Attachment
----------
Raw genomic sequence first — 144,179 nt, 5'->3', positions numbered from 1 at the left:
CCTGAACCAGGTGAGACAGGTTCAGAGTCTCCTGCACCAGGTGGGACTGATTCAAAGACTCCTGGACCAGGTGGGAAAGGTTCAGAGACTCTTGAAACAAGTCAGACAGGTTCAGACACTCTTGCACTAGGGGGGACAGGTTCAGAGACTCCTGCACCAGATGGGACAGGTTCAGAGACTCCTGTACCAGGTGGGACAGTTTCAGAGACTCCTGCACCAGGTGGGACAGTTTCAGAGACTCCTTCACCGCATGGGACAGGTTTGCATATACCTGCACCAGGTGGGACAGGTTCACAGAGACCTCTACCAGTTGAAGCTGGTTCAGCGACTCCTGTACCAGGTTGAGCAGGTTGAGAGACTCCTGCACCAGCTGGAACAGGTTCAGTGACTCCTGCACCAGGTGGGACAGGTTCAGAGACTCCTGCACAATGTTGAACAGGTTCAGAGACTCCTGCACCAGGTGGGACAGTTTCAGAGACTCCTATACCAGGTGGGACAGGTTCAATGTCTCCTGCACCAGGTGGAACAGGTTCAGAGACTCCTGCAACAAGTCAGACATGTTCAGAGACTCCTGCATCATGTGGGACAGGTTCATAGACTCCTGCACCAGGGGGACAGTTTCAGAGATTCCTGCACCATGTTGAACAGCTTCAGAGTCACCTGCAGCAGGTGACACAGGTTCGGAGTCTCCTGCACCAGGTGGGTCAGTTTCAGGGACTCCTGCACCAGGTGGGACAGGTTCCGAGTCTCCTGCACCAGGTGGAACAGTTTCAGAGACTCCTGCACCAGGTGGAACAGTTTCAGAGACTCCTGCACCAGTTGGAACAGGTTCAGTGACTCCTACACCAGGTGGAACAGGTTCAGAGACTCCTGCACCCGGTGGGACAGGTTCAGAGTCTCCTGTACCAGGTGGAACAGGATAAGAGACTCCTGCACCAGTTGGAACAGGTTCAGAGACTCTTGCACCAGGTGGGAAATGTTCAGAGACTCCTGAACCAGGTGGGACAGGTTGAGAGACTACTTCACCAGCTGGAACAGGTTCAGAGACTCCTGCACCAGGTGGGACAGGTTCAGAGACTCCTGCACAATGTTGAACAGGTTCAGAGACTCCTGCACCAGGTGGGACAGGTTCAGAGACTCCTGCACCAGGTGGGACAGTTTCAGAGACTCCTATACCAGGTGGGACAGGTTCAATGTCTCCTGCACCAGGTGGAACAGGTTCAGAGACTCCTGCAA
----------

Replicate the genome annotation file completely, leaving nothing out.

Raw genomic sequence first — 144,179 nt, 5'->3', positions numbered from 1 at the left:
CCTGAACCAGGTGAGACAGGTTCAGAGTCTCCTGCACCAGGTGGGACTGATTCAAAGACTCCTGGACCAGGTGGGAAAGGTTCAGAGACTCTTGAAACAAGTCAGACAGGTTCAGACACTCTTGCACTAGGGGGGACAGGTTCAGAGACTCCTGCACCAGATGGGACAGGTTCAGAGACTCCTGTACCAGGTGGGACAGTTTCAGAGACTCCTGCACCAGGTGGGACAGTTTCAGAGACTCCTTCACCGCATGGGACAGGTTTGCATATACCTGCACCAGGTGGGACAGGTTCACAGAGACCTCTACCAGTTGAAGCTGGTTCAGCGACTCCTGTACCAGGTTGAGCAGGTTGAGAGACTCCTGCACCAGCTGGAACAGGTTCAGTGACTCCTGCACCAGGTGGGACAGGTTCAGAGACTCCTGCACAATGTTGAACAGGTTCAGAGACTCCTGCACCAGGTGGGACAGTTTCAGAGACTCCTATACCAGGTGGGACAGGTTCAATGTCTCCTGCACCAGGTGGAACAGGTTCAGAGACTCCTGCAACAAGTCAGACATGTTCAGAGACTCCTGCATCATGTGGGACAGGTTCATAGACTCCTGCACCAGGGGGACAGTTTCAGAGATTCCTGCACCATGTTGAACAGCTTCAGAGTCACCTGCAGCAGGTGACACAGGTTCGGAGTCTCCTGCACCAGGTGGGTCAGTTTCAGGGACTCCTGCACCAGGTGGGACAGGTTCCGAGTCTCCTGCACCAGGTGGAACAGTTTCAGAGACTCCTGCACCAGGTGGAACAGTTTCAGAGACTCCTGCACCAGTTGGAACAGGTTCAGTGACTCCTACACCAGGTGGAACAGGTTCAGAGACTCCTGCACCCGGTGGGACAGGTTCAGAGTCTCCTGTACCAGGTGGAACAGGATAAGAGACTCCTGCACCAGTTGGAACAGGTTCAGAGACTCTTGCACCAGGTGGGAAATGTTCAGAGACTCCTGAACCAGGTGGGACAGGTTGAGAGACTACTTCACCAGCTGGAACAGGTTCAGAGACTCCTGCACCAGGTGGGACAGGTTCAGAGACTCCTGCACAATGTTGAACAGGTTCAGAGACTCCTGCACCAGGTGGGACAGGTTCAGAGACTCCTGCACCAGGTGGGACAGTTTCAGAGACTCCTATACCAGGTGGGACAGGTTCAATGTCTCCTGCACCAGGTGGAACAGGTTCAGAGACTCCTGCAA